The best tribute I can give this book is to say that I don't need to be convinced that it is ok for kids to read Harry Potter ... and yet I read the entire book, with interest. I originally picked it up thinking that I could look it over with a mind to recommending it to friends that are wary, as are many Christians, of the magic found in the stories.

Brown has many sensible recommendations to ease parents' fears and to help them evaluate whether the books and motives are right for their children. Perhaps the greatest accomplishment is that she has written a passionate defense of the necessity of fantasy for both children and adults. It is that depth that makes this book much more than a single subject "Harry Potter" book. Moreover, she manages to go beyond quoting the "usual suspects" of C.S. Lewis and G.K. Chesterton. She has done her homework. For those who are leery of Harry Potter and his gung-ho supporters, I must add that Brown comes from the stance of one who was equally leery and forbade her children the books ... until she began investigating them, which in itself is an interesting and instructive tale.

Easy to read, this book is also a bit addictive as I kept picking it up after long absences due to the distraction of other books. I thought I would only glance through it, and then would find myself sucked in to read yet more. Highly recommended even if you don't have any problems with the Harry Potter books.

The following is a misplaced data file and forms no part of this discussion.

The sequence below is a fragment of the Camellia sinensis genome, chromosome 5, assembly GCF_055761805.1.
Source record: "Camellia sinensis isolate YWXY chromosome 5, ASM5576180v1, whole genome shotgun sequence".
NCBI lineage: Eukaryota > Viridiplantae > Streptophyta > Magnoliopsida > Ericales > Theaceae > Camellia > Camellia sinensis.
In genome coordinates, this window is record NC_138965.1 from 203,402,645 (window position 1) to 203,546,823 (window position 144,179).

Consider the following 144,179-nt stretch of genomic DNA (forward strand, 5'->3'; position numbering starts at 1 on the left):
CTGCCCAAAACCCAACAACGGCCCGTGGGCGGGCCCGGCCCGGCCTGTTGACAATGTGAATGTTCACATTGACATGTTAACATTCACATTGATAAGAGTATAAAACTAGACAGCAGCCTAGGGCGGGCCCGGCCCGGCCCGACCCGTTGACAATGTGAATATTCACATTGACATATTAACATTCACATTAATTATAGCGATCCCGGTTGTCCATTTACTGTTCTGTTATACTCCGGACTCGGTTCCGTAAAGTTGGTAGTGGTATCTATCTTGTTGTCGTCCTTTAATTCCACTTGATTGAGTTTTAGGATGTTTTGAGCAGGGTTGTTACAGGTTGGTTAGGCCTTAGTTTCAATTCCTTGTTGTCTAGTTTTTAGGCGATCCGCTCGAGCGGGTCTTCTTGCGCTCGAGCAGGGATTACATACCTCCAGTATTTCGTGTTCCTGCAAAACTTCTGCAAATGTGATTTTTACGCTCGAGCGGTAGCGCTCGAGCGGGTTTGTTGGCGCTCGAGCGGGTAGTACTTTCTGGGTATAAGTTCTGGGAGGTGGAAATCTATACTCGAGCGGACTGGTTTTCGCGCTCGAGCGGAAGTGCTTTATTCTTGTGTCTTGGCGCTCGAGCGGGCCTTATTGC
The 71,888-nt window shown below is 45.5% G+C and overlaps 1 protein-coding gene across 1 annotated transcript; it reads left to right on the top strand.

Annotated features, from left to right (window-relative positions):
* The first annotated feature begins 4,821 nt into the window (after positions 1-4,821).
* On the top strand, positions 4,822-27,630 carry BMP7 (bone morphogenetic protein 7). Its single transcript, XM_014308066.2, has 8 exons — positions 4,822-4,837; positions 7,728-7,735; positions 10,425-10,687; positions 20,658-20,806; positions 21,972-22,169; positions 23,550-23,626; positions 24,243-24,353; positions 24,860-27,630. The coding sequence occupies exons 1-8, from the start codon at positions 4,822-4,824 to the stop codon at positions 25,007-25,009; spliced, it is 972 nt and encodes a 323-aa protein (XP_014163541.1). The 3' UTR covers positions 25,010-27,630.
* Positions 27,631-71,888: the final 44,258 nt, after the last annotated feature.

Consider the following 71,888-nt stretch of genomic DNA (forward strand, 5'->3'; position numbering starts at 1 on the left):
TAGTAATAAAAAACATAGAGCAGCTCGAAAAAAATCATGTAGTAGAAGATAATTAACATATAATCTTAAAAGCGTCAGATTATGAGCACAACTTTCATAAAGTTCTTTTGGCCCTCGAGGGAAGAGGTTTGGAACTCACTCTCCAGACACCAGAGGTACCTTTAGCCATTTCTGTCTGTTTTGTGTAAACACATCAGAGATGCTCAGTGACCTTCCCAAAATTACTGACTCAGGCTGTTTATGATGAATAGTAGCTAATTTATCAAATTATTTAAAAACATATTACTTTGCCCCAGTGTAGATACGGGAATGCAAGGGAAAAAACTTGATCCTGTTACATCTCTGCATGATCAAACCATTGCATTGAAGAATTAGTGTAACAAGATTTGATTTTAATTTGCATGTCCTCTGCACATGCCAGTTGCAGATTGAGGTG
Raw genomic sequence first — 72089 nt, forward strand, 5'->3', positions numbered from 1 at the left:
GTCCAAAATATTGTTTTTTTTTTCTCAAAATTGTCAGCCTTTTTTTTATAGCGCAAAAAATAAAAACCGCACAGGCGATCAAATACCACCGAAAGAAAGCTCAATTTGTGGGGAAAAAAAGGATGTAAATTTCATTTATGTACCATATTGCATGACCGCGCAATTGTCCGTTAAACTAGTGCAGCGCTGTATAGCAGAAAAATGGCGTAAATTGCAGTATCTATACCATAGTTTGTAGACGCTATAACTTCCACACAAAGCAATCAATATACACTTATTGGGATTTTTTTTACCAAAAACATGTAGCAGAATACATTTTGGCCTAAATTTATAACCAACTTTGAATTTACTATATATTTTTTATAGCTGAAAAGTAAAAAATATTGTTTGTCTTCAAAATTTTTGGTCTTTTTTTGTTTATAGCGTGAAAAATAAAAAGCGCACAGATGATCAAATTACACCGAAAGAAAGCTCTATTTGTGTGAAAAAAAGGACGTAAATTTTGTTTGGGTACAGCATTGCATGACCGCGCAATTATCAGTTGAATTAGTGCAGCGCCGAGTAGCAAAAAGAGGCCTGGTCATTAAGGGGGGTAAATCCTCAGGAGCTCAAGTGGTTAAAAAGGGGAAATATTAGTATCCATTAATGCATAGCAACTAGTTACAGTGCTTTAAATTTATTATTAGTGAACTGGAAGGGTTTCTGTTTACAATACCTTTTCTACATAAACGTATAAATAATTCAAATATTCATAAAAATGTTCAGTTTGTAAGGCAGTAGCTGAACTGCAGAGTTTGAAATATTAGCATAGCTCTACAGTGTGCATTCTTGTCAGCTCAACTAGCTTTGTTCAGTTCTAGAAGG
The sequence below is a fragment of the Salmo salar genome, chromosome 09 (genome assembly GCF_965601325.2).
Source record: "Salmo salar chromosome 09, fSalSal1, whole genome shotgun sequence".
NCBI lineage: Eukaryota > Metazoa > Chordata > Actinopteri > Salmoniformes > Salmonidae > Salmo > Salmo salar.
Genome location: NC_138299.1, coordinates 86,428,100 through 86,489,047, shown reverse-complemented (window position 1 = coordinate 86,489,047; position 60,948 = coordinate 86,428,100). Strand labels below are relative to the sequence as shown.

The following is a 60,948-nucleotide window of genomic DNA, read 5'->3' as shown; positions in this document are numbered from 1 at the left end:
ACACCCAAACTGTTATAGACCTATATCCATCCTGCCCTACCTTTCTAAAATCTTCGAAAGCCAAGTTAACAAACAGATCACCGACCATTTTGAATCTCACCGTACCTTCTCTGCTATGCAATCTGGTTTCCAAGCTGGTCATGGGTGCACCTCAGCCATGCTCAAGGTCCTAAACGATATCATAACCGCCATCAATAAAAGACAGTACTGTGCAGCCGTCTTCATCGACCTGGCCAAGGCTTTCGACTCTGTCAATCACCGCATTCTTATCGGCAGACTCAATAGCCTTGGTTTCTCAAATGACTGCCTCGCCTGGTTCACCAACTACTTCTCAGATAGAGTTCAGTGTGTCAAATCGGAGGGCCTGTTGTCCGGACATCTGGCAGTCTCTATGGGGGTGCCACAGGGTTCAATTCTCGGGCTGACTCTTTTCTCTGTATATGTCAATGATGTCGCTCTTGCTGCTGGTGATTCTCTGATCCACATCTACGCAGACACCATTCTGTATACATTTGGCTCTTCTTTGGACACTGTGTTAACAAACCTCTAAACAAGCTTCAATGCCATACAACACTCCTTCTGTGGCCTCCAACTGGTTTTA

This is a wonderful little handbook that should make life easier for those who wish to pray the office of the hours or would like a resource for other devotions such as the Eucharist, Holy Name of Jesus, Sacred Blood of Jesus, the Holy Spirit, and the Seven Joys and Seven Sorrows of Mary. There are some introductory sections but these are succinct and the book is mostly devoted to the prayers in text that is large enough to be read in dim light (which can be especially helpful during Adoration or in other such situations). My one problem with this book is that Storey seems to assume everyone automatically knows what the "five hours" of prayer are. He refers constantly to them but never says what they are. Or if he does, it is impossible to find them as I have scoured the book looking. At any rate, that is a minor problem compared to the resource that this book is and I recommend it.

THE GENIUS OF JOHN PAUL II: The Great Pope's Moral Wisdom by Richard A. Spinello
This is a comprehensive look at Pope John Paul II's moral vision set against the moral relativism of the modern world. This is a dense book, which is why it has taken me a very long time to work my way through it. However, it is well worth if for anyone who wants to better understand just how well the late pope's views stand up to criticisms of prominent dissenters. More than anything we are reminded that JPII's continual focus on the dignity of the human person is the basis for not only his writings but, at the most basic level, it is also a reflection of the basis of our Catholic faith. This book deserves a much more in-depth review. As I said, I have put off writing and finally posted this because I just can't make the time I need to do it justice. Read Jeff Miller's Amazon review for a more thorough treatment of the book. Highly recommended.